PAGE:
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Postby Guest » 10/17/05 02:40 AM

Originally posted by Curtis Kam:
One guy approached a lady sitting by herself, she asked him "what do you do?" He produced a coin, and did a quick vanish and reproduction. "I do this," he said. She looked at him sincerely and asked, "What's the point?"
An extremely sensible question.

Decades ago, we were visting some friends, and I met someone who asked what my star sign was and didn't I think that Uri Geller was amazing. I replied that I didn't believe in astrology and that I thought that Geller was a very clever conjuror. She insisted that he had magical powers. To demonstrate that a trick could appear to be magic, I picked up a deck of cards that was laying there and performed a simple trick.

"That's magic!" she said.

I said "It was just a conjuring trick".

"No, it was magic" she said.

I showed her how it was done. (It was a very simple trick.)

And she still insisted that it was magic.

At that point, I gave up. It's nice to find gullible spectators, but when they're as gullible as that, conjuring becomes pointless. As does conversation.

I should add that nowadays I would be less likely to express an opinion on another performer. And I wouldn't expose an effect. This all happened many many years ago.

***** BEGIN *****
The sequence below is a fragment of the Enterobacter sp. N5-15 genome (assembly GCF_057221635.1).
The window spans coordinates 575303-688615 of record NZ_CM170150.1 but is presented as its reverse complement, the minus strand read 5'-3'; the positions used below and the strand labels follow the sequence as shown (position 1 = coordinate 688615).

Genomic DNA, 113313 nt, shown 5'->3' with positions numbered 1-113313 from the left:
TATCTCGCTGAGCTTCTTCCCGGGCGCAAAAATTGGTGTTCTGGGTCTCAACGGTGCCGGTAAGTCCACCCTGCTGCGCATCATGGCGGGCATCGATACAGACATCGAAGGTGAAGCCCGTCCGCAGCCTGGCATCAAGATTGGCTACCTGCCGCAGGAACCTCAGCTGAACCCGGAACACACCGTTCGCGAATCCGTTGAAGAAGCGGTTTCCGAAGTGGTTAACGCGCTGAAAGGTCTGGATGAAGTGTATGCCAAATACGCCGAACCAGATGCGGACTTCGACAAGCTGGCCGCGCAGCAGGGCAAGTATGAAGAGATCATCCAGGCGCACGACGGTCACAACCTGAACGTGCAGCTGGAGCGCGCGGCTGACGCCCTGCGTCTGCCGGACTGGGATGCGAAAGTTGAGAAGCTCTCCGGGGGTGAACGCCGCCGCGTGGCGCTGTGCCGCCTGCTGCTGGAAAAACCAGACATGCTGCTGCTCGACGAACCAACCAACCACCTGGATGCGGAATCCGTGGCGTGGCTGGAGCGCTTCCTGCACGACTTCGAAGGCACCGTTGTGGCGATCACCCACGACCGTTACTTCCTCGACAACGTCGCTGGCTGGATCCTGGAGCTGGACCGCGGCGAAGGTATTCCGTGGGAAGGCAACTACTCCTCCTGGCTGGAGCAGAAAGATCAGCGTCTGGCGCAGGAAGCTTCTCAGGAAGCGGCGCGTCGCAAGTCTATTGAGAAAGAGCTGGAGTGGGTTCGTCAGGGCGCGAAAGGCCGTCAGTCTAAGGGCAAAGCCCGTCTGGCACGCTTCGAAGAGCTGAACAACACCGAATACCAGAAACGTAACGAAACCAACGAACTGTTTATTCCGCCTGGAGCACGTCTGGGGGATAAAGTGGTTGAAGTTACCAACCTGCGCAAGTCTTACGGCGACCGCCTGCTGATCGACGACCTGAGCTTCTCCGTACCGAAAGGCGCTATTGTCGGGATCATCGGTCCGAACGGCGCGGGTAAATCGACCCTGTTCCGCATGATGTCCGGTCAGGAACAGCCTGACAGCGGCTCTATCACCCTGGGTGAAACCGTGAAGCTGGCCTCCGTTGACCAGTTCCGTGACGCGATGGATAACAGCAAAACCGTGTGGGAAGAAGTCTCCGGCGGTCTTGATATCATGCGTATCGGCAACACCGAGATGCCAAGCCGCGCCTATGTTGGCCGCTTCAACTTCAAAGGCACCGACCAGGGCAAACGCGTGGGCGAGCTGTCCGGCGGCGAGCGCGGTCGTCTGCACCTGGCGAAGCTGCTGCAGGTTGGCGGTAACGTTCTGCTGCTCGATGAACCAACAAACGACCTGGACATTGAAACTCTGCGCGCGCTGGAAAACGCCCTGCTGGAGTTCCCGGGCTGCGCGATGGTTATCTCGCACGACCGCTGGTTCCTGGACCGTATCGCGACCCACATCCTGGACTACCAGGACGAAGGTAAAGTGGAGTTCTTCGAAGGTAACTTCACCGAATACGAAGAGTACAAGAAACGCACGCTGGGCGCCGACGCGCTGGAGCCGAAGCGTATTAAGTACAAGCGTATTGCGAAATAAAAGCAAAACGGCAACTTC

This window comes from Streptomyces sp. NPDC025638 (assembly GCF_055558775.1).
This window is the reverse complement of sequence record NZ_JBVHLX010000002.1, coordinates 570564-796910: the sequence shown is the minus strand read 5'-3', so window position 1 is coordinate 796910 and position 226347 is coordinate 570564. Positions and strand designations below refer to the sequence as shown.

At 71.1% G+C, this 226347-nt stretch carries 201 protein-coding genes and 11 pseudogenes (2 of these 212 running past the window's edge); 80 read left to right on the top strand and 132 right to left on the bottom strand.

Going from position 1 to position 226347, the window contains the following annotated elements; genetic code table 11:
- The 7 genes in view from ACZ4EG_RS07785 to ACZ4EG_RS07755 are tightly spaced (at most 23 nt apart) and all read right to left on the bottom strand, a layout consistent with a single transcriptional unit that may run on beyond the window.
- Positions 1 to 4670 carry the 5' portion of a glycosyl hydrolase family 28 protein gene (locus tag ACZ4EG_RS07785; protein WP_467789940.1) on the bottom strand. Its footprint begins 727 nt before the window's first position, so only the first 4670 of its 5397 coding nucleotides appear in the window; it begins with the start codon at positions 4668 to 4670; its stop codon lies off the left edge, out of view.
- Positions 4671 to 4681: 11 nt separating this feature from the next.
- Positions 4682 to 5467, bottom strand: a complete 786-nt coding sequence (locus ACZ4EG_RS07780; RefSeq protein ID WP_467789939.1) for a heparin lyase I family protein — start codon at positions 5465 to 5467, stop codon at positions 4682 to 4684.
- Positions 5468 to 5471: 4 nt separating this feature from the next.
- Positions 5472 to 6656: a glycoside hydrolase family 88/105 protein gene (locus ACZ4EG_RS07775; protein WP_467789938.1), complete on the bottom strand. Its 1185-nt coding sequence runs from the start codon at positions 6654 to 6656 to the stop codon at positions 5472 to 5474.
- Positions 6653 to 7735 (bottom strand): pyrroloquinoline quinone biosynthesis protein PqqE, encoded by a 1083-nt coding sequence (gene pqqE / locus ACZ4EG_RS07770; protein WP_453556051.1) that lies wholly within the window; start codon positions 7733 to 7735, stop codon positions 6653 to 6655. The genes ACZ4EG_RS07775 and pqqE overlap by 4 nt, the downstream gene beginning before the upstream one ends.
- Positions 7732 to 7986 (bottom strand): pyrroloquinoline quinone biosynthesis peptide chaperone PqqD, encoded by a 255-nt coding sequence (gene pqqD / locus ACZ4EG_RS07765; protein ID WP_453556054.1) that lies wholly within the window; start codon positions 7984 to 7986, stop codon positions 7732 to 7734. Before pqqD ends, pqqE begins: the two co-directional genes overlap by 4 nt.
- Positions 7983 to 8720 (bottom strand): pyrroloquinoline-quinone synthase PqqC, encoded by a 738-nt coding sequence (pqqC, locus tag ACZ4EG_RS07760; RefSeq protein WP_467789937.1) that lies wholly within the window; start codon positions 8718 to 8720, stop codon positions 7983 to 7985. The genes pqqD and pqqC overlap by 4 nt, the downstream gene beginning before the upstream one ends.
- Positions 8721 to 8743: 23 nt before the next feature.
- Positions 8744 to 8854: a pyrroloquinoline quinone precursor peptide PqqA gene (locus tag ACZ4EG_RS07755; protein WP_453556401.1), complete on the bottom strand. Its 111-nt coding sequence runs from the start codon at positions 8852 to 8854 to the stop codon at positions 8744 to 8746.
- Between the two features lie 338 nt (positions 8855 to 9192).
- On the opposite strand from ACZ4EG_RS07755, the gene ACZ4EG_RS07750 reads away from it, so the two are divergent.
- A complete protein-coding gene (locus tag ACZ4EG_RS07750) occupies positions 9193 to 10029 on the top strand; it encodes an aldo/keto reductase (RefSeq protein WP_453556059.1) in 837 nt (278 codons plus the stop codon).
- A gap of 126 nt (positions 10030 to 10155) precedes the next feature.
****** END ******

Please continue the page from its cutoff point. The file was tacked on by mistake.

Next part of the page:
Dave
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Postby Guest » 10/17/05 04:01 AM

Originally posted by Dave Le Fevre:


I showed her how it was done. (It was a very simple trick.)
Regardless, shame on you.
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Postby Guest » 10/17/05 08:25 AM

Originally posted by Graham Nichols:
Regardless, shame on you.
You would appear to be making an assumption about me. And that assumption isn't valid.

But maybe I'm mistaken in assuming that you're making that assumption.

Dave
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Postby Guest » 10/17/05 08:51 AM

A friend of mine was doing restaurant magic in Australia (I think for a Mexican restaurant) and approached a table. He asked if they wanted to see magic and the reply was "You don't do the kind of magic we are into".

I think the cook magically spit in these customers' food.
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Postby Jonathan Townsend » 10/17/05 09:22 AM

Originally posted by Mark Ennis:
A friend of mine was doing restaurant magic in Ausrtalia (I think for a Mexican restaurant) and approached a table. He asked if they wanted to see magic and the reply was "You don't do the kind of magic we are into".

I think the cook magically spit in these customers' food.
Is this the standard way for restaurant workers to rebuff an unwanted performance?
Mundus vult decipi
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Postby Randy » 10/17/05 09:52 AM

Originally posted by Graham Nichols: At that point I would say "Three numbers are now becoming very clear after speaking with you....9-1-1"

Or maybe 6-6-6.............
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Postby Guest » 10/17/05 09:53 AM

Originally posted by Jonathan Townsend:
Is this the standard way for restaurant workers to rebuff an unwanted performance?
In Australia, it is on Page 3 of the employee manual of any good restaurant.